More social-media tips from The Ibis Network here, here, here, here, and here.

Josh Millar / The Ibis Network / www.theibisnetwork.com

To learn more about the Ibis Network’s Professional Networking Suite for Realtors and Mortgage Professionals which features these valuable marketing tools:

* Your own Real-Estate or Mortgage blog updated daily with original content
* Monthly e-newsletter ready to send to your contact list
* Social Media set-up on the 8 major networking sites
* Search Engine Optimization (SEO) of your business website

Visit: http://www.theibisnetwork.com/networkingsuite.html

If you’d like a free Real-Estate blog designed for you… no strings attached – click here: http://theibisnetwork.wordpress.com/want-your-own-real-estate-blog-for-free/

If you’d like a free Mortgage blog designed for you… no strings attached – click here: http://theibisnetwork.wordpress.com/want-your-own-mortgage-blog-for-free/

Making The Most Of Your Active Rain Profile

Active Rain is the largest and most active social networking site for real-estate professionals. As such, it’s a perfect place to begin refining your online efforts. Use the tips below to maximize your profile or, if all else fails, grab some ideas from the nearly 200,000 profiles currently registered.

Start Blogging: Whether or not you already have a blog, Active Rain’s blogging tools are a great way to broaden your audience. If you’re already blogging, consider re-posting your blog posts on Active Rain or write supplementary information with a link back to the original post. If nothing else, the search-engine benefits alone make it worth while. Also spend some time reading through other posts on the site and offer a comment or some friendly encouragement. Like any social-media network, it’s about relationships. The more relationships you form, the more likely they lead to a potential referral partner or client.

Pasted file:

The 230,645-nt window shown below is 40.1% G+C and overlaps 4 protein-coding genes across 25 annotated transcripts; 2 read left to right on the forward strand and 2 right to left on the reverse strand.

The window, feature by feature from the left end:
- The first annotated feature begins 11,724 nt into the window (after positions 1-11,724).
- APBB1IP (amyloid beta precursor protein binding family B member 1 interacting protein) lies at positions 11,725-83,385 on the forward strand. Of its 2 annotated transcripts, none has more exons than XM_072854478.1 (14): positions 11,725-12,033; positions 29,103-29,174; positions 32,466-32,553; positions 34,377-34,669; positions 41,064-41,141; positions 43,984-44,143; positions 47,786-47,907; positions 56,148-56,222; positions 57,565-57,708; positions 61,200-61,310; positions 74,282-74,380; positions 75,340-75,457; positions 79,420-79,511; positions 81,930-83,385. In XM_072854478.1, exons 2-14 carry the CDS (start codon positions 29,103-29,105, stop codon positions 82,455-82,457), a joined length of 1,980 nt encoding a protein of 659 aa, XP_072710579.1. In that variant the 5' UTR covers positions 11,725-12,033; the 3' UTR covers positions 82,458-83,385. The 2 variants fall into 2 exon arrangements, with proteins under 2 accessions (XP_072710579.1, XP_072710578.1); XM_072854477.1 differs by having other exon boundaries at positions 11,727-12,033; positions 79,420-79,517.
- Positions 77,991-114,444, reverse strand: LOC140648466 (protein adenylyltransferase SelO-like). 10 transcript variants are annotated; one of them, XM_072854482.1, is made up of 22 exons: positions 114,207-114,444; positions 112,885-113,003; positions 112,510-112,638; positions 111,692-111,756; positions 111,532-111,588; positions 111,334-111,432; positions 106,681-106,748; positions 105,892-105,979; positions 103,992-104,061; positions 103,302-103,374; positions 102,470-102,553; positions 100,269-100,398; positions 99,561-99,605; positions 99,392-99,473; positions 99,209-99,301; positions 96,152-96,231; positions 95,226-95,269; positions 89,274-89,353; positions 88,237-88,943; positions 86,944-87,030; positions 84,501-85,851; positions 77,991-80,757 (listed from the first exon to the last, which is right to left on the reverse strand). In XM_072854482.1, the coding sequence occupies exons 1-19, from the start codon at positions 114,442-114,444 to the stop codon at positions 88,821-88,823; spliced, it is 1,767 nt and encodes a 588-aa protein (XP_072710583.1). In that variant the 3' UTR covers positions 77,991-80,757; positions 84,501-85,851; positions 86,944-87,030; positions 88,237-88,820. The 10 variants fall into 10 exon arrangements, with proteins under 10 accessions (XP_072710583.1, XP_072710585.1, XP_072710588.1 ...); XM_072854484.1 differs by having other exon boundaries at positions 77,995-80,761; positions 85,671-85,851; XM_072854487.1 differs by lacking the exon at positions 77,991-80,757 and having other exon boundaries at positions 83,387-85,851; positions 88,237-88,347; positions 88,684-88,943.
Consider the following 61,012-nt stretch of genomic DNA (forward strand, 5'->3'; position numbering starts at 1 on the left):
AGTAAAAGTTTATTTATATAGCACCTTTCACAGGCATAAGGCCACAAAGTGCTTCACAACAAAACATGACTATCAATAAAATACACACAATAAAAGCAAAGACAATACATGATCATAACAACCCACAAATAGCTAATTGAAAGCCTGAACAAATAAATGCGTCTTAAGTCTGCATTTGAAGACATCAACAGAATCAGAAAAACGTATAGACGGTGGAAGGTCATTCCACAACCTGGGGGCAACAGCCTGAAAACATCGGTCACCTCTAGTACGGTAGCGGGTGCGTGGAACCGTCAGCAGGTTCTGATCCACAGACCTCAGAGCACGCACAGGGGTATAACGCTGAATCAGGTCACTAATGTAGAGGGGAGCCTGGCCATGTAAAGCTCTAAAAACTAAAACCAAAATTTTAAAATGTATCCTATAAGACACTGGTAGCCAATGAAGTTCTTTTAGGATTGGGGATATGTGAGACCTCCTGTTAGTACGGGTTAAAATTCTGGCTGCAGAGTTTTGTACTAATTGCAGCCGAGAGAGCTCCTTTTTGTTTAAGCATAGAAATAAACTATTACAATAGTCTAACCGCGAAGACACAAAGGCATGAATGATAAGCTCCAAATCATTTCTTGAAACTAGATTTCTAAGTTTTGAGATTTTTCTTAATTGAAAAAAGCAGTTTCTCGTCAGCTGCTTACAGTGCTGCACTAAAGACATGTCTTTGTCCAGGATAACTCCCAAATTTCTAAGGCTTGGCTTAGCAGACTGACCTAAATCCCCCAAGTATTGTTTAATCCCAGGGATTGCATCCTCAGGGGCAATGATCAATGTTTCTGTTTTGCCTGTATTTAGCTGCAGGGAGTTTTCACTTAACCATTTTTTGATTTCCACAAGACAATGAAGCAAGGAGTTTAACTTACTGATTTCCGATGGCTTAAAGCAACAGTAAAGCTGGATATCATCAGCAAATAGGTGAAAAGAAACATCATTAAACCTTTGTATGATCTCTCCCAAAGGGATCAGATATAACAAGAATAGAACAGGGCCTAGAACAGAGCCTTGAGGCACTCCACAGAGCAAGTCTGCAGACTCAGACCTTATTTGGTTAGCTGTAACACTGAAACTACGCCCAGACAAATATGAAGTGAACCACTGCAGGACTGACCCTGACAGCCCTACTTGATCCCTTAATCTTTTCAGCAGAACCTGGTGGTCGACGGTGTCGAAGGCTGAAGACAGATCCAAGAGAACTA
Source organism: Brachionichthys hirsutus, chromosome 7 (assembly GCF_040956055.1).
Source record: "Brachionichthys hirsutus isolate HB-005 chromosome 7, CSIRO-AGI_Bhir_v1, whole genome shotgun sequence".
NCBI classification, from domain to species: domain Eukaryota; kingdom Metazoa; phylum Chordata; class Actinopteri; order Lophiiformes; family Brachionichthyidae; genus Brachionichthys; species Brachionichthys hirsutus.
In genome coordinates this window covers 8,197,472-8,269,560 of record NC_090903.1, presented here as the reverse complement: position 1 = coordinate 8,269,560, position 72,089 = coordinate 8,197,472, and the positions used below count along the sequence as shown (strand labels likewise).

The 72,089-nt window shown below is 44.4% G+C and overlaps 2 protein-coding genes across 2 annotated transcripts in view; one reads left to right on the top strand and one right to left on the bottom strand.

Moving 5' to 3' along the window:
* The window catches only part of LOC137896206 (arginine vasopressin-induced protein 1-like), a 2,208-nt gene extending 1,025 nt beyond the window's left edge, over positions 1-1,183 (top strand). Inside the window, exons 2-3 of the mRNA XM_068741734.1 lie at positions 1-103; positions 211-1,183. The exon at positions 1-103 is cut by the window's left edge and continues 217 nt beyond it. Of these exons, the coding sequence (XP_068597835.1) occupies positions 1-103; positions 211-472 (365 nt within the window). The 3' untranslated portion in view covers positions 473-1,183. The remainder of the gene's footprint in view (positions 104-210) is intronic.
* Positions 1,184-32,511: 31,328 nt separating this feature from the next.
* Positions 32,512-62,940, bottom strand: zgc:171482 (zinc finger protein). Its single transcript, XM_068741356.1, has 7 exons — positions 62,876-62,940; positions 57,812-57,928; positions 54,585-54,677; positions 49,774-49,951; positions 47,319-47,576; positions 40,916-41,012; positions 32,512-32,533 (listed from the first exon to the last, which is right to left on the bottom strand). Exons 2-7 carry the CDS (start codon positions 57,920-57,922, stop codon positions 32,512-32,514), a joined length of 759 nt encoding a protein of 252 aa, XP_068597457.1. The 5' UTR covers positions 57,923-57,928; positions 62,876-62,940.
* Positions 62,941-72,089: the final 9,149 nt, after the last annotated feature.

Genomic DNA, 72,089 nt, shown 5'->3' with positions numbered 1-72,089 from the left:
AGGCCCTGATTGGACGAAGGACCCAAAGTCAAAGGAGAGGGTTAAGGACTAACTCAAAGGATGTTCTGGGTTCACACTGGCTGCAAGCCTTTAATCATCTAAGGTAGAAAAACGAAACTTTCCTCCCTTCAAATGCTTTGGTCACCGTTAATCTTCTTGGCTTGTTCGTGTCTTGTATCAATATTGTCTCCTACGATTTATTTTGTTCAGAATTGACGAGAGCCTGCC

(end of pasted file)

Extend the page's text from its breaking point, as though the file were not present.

Link Active Rain to Your Online Accounts: Having an online network is all but useless unless you keep your profiles fresh and full of content. So, wherever possible, link your social-media sites. Connect your Active Rain account to your Facebook page, or any other accounts you have. Having your profiles automatically updated will save you time and provide even more exposure for your business and services.

Take Advantage of Your Profile: On Active Rain, the more complete your profile, the more points you receive. The more points you receive, the more visible you are when people search for agents in your area. In other words, take some time and add a bio, testimonials, work experience, and any other pertinent background information to your profile. Use anchor text to link back to your business website, blog, or anything else you’d like to share.

Learn From Observation: If you get discouraged, scroll through Active Rain’s success stories for inspiration. Click through and see how other Realtors are using their Active Rain profiles. Steal an idea or two and apply it to your page. If it worked for them, there’s no reason it can’t work for you too.

Josh Millar / The Ibis Network / www.theibisnetwork.com

To learn more about the Ibis Network’s Professional Networking Suite for Realtors and Mortgage Professionals which features these valuable marketing tools:

* Your own Real-Estate or Mortgage blog updated daily with original content
* Monthly e-newsletter ready to send to your contact list
* Social Media set-up on the 8 major networking sites
* Search Engine Optimization (SEO) of your business website

Visit: http://www.theibisnetwork.com/networkingsuite.html

If you’d like a free Real-Estate blog designed for you… no strings attached – click here: http://theibisnetwork.wordpress.com/want-your-own-real-estate-blog-for-free/

If you’d like a free Mortgage blog designed for you… no strings attached – click here: http://theibisnetwork.wordpress.com/want-your-own-mortgage-blog-for-free/